Miller family donates $10,000 to hospice

Construction set to begin in spring on the 10-bed facility

Linda and Chuck Miller presented a $10,000 cheque to the Rose Garden Hospice on Friday morning (Kelly Skjerven/Daily Herald)

The Rose Garden Hospice is about $1.6 million away from reaching their fundraising goal after a donation from a Prince Albert family.

Chuck and Linda Miller presented the hospice with a $10,000 cheque on Friday morning.

The businessman ran Miller Contracting Ltd. from 1972 until selling his shares in 2006. Afterwards he ran Hubel Insulating which he sold to his son-in-law five years ago.

Chuck planned on donating earlier this year but suffered a dip in his investments when the pandemic hit.

“Thankfully they’ve come back fairly nicely now so I decided before year end to do my donation to Rose Garden Hospice because this is something that Prince Albert really needs,” Chuck said.

He also challenged other business owners and retired contractors to match or donate a bit to the hospice as “it’s something that we definitely need.”

“The Rose Garden Hospice is going to be a special place to go if you have someone that only has a few days or a week or less than a month to live. That’s such a great thing to have this. It’s something that we should have had many years ago.”

Chuck is also on the building committee and has been working with the Daschuk family for three or four years on the project.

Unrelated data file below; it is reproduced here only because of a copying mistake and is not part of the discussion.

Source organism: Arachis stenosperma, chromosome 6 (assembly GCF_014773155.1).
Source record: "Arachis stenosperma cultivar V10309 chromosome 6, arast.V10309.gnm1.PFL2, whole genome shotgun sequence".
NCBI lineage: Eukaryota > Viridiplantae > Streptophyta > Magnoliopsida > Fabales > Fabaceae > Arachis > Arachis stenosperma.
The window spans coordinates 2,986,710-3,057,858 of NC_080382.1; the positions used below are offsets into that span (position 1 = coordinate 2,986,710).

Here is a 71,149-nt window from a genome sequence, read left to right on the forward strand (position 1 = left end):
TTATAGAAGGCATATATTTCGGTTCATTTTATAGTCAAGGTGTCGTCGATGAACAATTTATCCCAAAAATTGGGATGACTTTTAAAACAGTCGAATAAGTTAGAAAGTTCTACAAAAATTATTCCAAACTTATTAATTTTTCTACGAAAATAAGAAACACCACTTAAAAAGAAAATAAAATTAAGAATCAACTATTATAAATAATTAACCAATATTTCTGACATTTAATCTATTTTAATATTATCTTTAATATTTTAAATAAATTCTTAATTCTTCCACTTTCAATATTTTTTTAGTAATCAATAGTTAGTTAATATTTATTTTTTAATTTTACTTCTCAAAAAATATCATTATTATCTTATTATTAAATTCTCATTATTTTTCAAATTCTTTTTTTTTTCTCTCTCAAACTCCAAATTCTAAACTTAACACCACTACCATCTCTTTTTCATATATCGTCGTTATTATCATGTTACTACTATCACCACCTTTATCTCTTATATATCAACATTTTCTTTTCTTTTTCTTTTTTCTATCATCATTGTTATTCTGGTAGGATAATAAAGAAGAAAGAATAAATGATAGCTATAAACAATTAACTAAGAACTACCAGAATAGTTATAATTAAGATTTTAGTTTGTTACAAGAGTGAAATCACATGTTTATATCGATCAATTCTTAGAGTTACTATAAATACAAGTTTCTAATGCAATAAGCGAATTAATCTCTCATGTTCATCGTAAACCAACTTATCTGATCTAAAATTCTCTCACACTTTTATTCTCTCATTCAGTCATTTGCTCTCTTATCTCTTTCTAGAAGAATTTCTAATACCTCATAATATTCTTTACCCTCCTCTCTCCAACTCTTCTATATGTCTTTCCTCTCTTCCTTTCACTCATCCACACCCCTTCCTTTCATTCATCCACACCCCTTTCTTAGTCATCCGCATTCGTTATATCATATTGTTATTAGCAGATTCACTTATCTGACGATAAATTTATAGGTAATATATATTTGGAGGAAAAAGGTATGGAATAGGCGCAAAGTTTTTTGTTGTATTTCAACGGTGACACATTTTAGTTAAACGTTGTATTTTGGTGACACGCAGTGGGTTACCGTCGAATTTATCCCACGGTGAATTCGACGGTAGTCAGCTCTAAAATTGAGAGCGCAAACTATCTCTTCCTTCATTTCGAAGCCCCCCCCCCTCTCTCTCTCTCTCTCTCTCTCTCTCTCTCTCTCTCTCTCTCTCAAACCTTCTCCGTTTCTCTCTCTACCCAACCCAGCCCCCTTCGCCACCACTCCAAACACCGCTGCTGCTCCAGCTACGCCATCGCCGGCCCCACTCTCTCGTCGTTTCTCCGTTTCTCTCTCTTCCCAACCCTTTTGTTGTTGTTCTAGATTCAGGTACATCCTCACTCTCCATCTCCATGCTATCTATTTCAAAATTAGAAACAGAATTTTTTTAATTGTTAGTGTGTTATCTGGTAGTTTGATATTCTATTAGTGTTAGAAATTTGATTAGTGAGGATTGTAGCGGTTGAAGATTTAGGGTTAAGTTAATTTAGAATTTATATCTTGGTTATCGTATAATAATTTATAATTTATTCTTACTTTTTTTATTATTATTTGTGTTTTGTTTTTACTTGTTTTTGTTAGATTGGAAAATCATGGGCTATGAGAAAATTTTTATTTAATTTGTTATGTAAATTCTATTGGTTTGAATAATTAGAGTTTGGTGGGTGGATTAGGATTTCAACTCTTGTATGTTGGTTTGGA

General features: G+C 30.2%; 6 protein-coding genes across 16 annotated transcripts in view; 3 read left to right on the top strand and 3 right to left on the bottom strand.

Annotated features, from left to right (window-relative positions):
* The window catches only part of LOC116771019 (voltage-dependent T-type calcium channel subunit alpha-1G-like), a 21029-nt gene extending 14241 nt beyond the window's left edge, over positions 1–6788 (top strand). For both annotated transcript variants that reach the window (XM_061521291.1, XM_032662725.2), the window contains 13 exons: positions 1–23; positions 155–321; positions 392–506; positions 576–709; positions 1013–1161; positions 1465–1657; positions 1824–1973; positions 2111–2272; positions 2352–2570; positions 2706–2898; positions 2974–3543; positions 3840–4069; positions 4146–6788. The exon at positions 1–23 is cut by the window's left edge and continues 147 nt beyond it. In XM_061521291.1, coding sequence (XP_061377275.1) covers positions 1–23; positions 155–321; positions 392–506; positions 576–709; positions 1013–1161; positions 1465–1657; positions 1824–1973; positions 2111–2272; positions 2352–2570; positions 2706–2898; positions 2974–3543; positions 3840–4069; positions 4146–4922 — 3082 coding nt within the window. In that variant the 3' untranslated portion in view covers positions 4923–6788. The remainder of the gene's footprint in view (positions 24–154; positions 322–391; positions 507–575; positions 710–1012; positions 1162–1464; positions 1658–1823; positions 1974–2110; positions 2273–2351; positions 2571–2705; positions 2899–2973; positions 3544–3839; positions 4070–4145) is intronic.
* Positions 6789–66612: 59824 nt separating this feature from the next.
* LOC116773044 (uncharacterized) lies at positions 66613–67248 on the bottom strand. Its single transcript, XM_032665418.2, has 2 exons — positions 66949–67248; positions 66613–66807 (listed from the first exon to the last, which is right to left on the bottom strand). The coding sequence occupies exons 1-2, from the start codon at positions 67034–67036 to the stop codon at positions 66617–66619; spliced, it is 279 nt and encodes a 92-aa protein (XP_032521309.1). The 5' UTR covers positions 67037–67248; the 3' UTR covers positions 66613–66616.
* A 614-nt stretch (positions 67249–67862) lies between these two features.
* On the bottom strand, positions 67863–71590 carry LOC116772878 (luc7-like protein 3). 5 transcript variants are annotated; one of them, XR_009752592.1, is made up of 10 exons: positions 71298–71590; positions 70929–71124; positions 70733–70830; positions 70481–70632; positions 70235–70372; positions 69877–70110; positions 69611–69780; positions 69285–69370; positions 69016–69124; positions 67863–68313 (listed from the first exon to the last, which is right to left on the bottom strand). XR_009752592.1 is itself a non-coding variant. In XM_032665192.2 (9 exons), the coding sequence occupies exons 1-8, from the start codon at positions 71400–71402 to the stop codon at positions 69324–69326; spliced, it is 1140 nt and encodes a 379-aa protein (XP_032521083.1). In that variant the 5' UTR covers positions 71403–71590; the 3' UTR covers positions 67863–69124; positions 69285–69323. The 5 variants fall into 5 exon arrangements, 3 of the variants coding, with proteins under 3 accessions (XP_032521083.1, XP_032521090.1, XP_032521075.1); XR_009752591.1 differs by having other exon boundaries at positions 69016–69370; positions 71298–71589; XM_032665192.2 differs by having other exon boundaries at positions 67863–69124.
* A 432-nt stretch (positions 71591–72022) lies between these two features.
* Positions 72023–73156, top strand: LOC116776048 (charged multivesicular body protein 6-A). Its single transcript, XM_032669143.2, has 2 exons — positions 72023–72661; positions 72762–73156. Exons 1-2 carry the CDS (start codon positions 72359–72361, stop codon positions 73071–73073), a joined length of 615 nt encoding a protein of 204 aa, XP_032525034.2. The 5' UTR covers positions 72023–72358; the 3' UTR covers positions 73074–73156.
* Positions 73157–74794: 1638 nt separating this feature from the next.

The hospice is named after Rose Daschuk, who passed away after battling cancer over twelve years ago.

Her daughter, Marina Mitchell, says the hospice will give patients and families another option for end of life care.

“It gives people and families a peace of mind knowing that their loved one is given the best care possible for end of life,” she added.

In the last couple of months her family was in and out of hospital before her mom’s passing. Someone asked Mitchell’s dad if Rose passed away in a hospice. Her dad didn’t know what a hospice was and looked into it, coming to the realization that Saskatchewan doesn’t have any standalone hospices.

The group has now raised $2.4 million and are over halfway to their goal of $4 million.

Mitchel has seen both big and small donations go towards her family’s dream.

“I guess you could use the analogy there’s a light at the end of the tunnel and we know this dream will become a reality.”

The hospice will be a 10-bed facility with two family rooms, a kitchen and other spaces for families.

Construction is set to begin in the spring.